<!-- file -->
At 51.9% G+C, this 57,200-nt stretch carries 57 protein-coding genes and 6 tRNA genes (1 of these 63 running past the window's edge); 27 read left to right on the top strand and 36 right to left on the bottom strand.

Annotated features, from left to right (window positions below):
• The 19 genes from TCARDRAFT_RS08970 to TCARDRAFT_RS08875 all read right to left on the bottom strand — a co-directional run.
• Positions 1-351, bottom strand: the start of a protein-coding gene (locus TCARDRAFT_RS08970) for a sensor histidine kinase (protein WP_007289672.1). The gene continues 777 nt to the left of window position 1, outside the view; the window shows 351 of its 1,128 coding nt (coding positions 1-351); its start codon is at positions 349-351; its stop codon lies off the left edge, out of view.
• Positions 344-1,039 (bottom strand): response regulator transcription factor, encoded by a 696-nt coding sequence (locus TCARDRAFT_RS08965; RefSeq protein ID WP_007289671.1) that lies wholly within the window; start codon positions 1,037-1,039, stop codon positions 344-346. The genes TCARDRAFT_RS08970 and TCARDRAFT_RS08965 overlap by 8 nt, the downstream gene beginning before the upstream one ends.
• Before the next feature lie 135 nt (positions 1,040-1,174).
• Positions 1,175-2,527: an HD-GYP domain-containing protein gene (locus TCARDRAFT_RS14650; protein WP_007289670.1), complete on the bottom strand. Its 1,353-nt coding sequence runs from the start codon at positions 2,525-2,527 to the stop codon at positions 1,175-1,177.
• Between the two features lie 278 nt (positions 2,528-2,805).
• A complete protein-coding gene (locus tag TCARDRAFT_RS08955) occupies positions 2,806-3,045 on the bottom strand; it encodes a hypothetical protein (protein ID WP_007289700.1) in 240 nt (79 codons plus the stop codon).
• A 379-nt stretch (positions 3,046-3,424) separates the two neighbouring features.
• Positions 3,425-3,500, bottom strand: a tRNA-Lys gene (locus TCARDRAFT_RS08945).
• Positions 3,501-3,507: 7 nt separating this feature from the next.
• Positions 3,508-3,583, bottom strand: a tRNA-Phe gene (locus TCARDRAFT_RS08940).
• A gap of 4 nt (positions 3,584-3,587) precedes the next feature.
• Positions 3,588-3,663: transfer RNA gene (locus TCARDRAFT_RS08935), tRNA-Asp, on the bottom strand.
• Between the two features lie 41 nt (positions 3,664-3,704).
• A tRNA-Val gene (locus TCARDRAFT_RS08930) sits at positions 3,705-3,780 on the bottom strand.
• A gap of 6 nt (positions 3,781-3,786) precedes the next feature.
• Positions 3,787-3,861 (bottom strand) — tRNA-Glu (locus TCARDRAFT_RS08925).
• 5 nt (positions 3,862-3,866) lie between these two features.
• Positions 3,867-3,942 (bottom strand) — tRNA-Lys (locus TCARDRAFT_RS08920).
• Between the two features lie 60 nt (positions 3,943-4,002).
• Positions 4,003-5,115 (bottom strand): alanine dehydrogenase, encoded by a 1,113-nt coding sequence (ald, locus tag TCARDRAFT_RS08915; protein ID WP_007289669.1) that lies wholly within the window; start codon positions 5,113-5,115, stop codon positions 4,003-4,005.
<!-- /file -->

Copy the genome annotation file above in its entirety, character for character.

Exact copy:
At 51.9% G+C, this 57,200-nt stretch carries 57 protein-coding genes and 6 tRNA genes (1 of these 63 running past the window's edge); 27 read left to right on the top strand and 36 right to left on the bottom strand.

Annotated features, from left to right (window positions below):
• The 19 genes from TCARDRAFT_RS08970 to TCARDRAFT_RS08875 all read right to left on the bottom strand — a co-directional run.
• Positions 1-351, bottom strand: the start of a protein-coding gene (locus TCARDRAFT_RS08970) for a sensor histidine kinase (protein WP_007289672.1). The gene continues 777 nt to the left of window position 1, outside the view; the window shows 351 of its 1,128 coding nt (coding positions 1-351); its start codon is at positions 349-351; its stop codon lies off the left edge, out of view.
• Positions 344-1,039 (bottom strand): response regulator transcription factor, encoded by a 696-nt coding sequence (locus TCARDRAFT_RS08965; RefSeq protein ID WP_007289671.1) that lies wholly within the window; start codon positions 1,037-1,039, stop codon positions 344-346. The genes TCARDRAFT_RS08970 and TCARDRAFT_RS08965 overlap by 8 nt, the downstream gene beginning before the upstream one ends.
• Before the next feature lie 135 nt (positions 1,040-1,174).
• Positions 1,175-2,527: an HD-GYP domain-containing protein gene (locus TCARDRAFT_RS14650; protein WP_007289670.1), complete on the bottom strand. Its 1,353-nt coding sequence runs from the start codon at positions 2,525-2,527 to the stop codon at positions 1,175-1,177.
• Between the two features lie 278 nt (positions 2,528-2,805).
• A complete protein-coding gene (locus tag TCARDRAFT_RS08955) occupies positions 2,806-3,045 on the bottom strand; it encodes a hypothetical protein (protein ID WP_007289700.1) in 240 nt (79 codons plus the stop codon).
• A 379-nt stretch (positions 3,046-3,424) separates the two neighbouring features.
• Positions 3,425-3,500, bottom strand: a tRNA-Lys gene (locus TCARDRAFT_RS08945).
• Positions 3,501-3,507: 7 nt separating this feature from the next.
• Positions 3,508-3,583, bottom strand: a tRNA-Phe gene (locus TCARDRAFT_RS08940).
• A gap of 4 nt (positions 3,584-3,587) precedes the next feature.
• Positions 3,588-3,663: transfer RNA gene (locus TCARDRAFT_RS08935), tRNA-Asp, on the bottom strand.
• Between the two features lie 41 nt (positions 3,664-3,704).
• A tRNA-Val gene (locus TCARDRAFT_RS08930) sits at positions 3,705-3,780 on the bottom strand.
• A gap of 6 nt (positions 3,781-3,786) precedes the next feature.
• Positions 3,787-3,861 (bottom strand) — tRNA-Glu (locus TCARDRAFT_RS08925).
• 5 nt (positions 3,862-3,866) lie between these two features.
• Positions 3,867-3,942 (bottom strand) — tRNA-Lys (locus TCARDRAFT_RS08920).
• Between the two features lie 60 nt (positions 3,943-4,002).
• Positions 4,003-5,115 (bottom strand): alanine dehydrogenase, encoded by a 1,113-nt coding sequence (ald, locus tag TCARDRAFT_RS08915; protein ID WP_007289669.1) that lies wholly within the window; start codon positions 5,113-5,115, stop codon positions 4,003-4,005.